Fixed Income Outlook: Barbell Credit with Defensives for Yield and Durability


As investors head into the fourth quarter and the effects of the coronavirus delta variant linger, bond portfolios face a multitude of variables that may impact their trajectory over the coming months. These issues are set against a backdrop of the recent hawkish tilt from the Federal Reserve (Fed), which said in September that it may start tapering by November, with a potential rate hike next year.1 After the Fed’s September meeting, it was revealed that nine of the 18 Fed officials expect the central bank to begin raising rates next year2 – up from seven at June’s meeting.3

While rate hikes may be off in the future, we do expect long-term rates to rise as the Fed starts to normalize policies and pandemic-related factors such as supply chain disruptions, consumer demand and employee shortages continue fueling inflationary forces, a situation that may be heightened during the holiday shopping season.4 This is why we feel that Treasury Inflation-Protected Securities (TIPS) may be the more attractive defensive treasury position once again next quarter, as opposed to nominals.

Yet rates will still be low relative to historic standards, and on a real basis. Currently, 78 percent of all investment-grade bonds trade below the market’s expectation for inflation over the next 10 years5 (10-year breakeven rates are 2.37 percent).6 As a result, there are not a lot of positive real income opportunities in the largest part of the bond market, exacerbating the challenge of generating income in our low but rising rate environment.

With a significant amount of long-dated issuance coming to market (both corporate and Treasury), duration profiles for investment-grade bonds have become extended. For instance, the duration on the Bloomberg US Aggregate Bond Index (Agg) has increased from six years before the pandemic to 6.6.7 As a result, the yield-per-unit-of-duration profile of the broad Bloomberg US Aggregate Bond Index sits at 0.23 — a level 28 percent below that of the prior three-year average.8 Given our view for an upward bias on rates, taking on any extended duration risks to obtain a diminutive yield may not be a valuable trade-off in this market — from either an income or total return perspective.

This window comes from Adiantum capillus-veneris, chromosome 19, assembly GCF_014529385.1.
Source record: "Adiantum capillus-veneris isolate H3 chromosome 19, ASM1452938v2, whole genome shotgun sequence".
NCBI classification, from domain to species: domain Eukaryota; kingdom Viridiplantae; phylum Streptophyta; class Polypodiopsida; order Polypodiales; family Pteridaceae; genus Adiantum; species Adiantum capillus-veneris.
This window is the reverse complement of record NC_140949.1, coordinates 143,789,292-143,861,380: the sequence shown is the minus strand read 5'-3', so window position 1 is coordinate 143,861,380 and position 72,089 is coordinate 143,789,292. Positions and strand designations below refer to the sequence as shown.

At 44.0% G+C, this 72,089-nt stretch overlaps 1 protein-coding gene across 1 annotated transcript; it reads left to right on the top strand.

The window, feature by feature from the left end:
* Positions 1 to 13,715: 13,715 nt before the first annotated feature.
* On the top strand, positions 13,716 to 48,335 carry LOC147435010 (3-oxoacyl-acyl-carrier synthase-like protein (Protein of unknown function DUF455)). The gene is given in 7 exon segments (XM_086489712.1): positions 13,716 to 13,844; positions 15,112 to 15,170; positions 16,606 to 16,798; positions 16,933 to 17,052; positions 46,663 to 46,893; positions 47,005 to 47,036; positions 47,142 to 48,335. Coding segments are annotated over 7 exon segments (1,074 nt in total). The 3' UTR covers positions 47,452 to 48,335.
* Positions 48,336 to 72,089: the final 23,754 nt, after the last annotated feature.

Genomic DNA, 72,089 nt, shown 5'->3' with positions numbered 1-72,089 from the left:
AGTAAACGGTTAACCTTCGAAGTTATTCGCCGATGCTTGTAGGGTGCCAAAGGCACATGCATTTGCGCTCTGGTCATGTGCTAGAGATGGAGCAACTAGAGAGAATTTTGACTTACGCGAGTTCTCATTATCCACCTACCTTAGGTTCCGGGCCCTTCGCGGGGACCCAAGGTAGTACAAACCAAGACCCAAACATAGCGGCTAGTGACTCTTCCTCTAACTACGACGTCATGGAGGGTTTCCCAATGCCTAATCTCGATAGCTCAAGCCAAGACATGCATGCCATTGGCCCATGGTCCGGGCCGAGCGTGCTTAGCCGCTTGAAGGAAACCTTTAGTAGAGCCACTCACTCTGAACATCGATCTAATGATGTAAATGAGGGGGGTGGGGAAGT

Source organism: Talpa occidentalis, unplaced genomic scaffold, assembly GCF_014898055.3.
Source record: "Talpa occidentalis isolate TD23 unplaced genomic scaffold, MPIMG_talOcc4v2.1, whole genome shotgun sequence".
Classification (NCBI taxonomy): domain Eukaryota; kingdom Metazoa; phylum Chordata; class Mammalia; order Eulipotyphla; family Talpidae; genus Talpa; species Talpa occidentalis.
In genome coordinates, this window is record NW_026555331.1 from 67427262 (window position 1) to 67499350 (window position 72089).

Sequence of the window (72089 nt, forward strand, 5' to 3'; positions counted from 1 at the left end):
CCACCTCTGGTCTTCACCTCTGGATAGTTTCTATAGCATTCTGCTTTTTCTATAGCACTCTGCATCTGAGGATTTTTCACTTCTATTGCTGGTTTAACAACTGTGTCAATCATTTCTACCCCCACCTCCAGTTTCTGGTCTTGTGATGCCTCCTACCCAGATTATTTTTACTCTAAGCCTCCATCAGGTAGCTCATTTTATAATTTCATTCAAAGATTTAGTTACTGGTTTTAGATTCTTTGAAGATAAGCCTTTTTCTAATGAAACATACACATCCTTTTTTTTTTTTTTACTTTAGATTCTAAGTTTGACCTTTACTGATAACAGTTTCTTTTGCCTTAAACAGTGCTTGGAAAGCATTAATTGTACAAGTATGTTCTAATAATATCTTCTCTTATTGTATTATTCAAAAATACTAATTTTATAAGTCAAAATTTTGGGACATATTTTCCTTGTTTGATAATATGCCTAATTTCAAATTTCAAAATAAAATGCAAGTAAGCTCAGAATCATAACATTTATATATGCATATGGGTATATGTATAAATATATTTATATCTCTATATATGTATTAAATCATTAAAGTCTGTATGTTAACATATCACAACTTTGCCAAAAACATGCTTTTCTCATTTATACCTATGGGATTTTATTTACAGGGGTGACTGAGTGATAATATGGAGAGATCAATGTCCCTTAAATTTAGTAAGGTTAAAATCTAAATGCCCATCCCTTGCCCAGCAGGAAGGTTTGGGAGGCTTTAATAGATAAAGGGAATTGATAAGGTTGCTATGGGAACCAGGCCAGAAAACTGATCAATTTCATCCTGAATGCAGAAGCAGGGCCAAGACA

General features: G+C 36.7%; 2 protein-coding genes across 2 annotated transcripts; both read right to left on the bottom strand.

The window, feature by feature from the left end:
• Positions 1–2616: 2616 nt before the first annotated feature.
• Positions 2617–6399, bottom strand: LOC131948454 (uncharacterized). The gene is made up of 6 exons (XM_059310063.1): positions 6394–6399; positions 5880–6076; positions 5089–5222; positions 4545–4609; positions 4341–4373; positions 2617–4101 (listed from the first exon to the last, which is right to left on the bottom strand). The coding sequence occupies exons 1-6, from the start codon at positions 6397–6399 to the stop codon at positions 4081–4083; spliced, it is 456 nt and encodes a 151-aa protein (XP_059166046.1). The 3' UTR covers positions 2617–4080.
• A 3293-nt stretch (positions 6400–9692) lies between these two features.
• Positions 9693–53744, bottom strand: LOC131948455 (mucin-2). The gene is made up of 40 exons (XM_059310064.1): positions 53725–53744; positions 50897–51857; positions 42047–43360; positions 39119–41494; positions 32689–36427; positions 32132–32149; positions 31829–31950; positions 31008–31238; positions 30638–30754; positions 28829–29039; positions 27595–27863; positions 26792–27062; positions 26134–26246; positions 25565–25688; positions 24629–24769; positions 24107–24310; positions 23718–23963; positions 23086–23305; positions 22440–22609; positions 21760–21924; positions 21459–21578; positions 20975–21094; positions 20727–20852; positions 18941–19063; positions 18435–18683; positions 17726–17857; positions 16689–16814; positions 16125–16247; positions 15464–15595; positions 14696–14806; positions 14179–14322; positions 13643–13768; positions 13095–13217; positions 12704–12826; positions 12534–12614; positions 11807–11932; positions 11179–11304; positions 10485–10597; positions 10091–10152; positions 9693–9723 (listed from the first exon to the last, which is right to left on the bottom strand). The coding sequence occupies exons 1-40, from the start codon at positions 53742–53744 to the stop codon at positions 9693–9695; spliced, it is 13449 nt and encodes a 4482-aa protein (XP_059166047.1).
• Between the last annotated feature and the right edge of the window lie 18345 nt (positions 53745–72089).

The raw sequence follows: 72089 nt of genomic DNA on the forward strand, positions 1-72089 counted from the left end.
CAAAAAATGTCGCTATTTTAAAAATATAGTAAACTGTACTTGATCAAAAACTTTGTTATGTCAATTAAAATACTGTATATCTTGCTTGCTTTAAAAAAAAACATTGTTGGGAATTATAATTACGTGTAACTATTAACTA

In order to achieve higher portfolio yields, investors typically need to accept exposures with increased credit risks that often exhibit higher correlation to the equity market. Credit has benefited from some of the same forces that have propelled equity markets, including still accommodative policies and supportive growth.9

More so, the fears of China credit concerns spilling over into other areas of the global credit markets appear contained, evidenced by the fact that global high yield credit spreads registered an increase of just five basis points in the month of September – compared with the increase of 300 from the China high yield market.10 As a result, we are constructive on credit in this market to potentially produce positive real income and total return opportunities.